Who REALLY needs a CISSP?

renacidorenacido Member Posts: 387 ■■■■□□□□□□
As much as I love a good argument over the value of CISSP and who should get it, let's get away from the bro science and brofessors for a minute and look at an actual workforce and skill requirements study.

According to the National Initiative for Cybersecurity Careers and Studies (NICCS), the only infosec roles that *require* a CISSP are Information System Security Officers/Managers (ISSO/ISSM), known in the private sector as Security Managers / Info Assurance Managers / Security Program Managers (CISO).

According to NICCS, CISSP is a Level 3 (Advanced) certification for Management Development.

As a frame of reference, SEC+ is a Level 1 (Basic) for Skills Development, and CCNA is Intermediate.

The NICCS framework can be a useful tool in planning your training roadmap or that of your subordinates.

Explore the Framework | National Initiative for Cybersecurity Careers and Studies (NICCS)


Is anyone out there using this as an aid in their professional development planning? I know this board is generally newer folks to the career field, just curious. I get the feeling that a lot of guys who are interested in infosec just scan job ads for certifications to go after, which probably accounts for all the interest in CISSP.
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Comments

  • chickenlicken09chickenlicken09 Senior Member Member Posts: 531 ■■■■□□□□□□
    its all HRs fault icon_smile.gif
  • ExpectExpect Member Posts: 252 ■■■■□□□□□□
    definitely fits perfect high level managers.
    CISSP is by far the most over-rated certification in the market. by completing it myself I realized how true that is.
  • BlackBeretBlackBeret Member Posts: 684 ■■■■■□□□□□
    I agree those are the people that need it. The problem comes in with companies wanting more and more security personnel, and wanting them to be able to do more things. Where I work pen-testers are required to have a CISSP, as well as a lot of other personnel. They're not managing anyone or in charge of the programs, but they should to know about all of the areas security touches. We have different people for pen-testing, policy reviews, basic assessments, etc so theoretically everyone could focus on their one area and be done with it. A network pentester doesn't need to know about DRP, but having your entire security team know about all of the areas of security doesn't hurt. The CISSP doesn't make anyone an expert in any field, I see it as a general security management cert, so if you want your entire security team to understand all the aspects of security, you have them learn and get a CISSP. That's the real why.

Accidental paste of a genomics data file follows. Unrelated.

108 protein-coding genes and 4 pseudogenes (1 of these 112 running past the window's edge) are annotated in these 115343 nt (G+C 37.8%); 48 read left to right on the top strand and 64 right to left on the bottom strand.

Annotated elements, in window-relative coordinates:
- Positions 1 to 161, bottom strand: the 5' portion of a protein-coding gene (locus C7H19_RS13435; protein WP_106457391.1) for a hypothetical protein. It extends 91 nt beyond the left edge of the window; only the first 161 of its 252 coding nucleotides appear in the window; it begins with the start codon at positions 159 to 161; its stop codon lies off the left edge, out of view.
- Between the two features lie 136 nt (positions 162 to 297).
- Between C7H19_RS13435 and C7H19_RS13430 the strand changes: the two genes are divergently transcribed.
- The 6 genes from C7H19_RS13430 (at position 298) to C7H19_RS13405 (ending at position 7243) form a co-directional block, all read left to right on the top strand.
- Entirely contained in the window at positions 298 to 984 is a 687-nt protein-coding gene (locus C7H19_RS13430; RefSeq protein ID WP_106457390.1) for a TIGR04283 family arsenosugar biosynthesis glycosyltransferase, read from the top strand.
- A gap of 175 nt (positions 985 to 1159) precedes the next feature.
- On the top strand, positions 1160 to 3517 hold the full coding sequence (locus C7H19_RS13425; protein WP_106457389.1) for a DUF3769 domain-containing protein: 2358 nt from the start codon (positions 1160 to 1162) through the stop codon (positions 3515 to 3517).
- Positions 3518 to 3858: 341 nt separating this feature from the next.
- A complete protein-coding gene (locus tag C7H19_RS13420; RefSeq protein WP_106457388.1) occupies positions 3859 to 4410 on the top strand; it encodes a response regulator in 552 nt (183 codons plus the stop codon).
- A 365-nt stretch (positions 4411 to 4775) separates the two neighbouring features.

• analystanalyst Member Posts: 48 ■■□□□□□□□□
    BlackBeret wrote: »
    I agree those are the people that need it. The problem comes in with companies wanting more and more security personnel, and wanting them to be able to do more things. Where I work pen-testers are required to have a CISSP, as well as a lot of other personnel. They're not managing anyone or in charge of the programs, but they should to know about all of the areas security touches. We have different people for pen-testing, policy reviews, basic assessments, etc so theoretically everyone could focus on their one area and be done with it. A network pentester doesn't need to know about DRP, but having your entire security team know about all of the areas of security doesn't hurt. The CISSP doesn't make anyone an expert in any field, I see it as a general security management cert, so if you want your entire security team to understand all the aspects of security, you have them learn and get a CISSP. That's the real why.

    I agree with you. Sounds to me like there's a real disconnect between what ISC2 thinks the CISSP is and what people who've taken the CISSP and passed think it is.
  • impelseimpelse Member Posts: 1,237 ■■■■□□□□□□
    Agree, HR fault.
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  • eSenpaieSenpai Member Posts: 65 ■■□□□□□□□□
    Expect wrote: »
    definitely fits perfect high level managers.
    CISSP is by far the most over-rated certification in the market. by completing it myself I realized how true that is.

    *Incoming wall of text*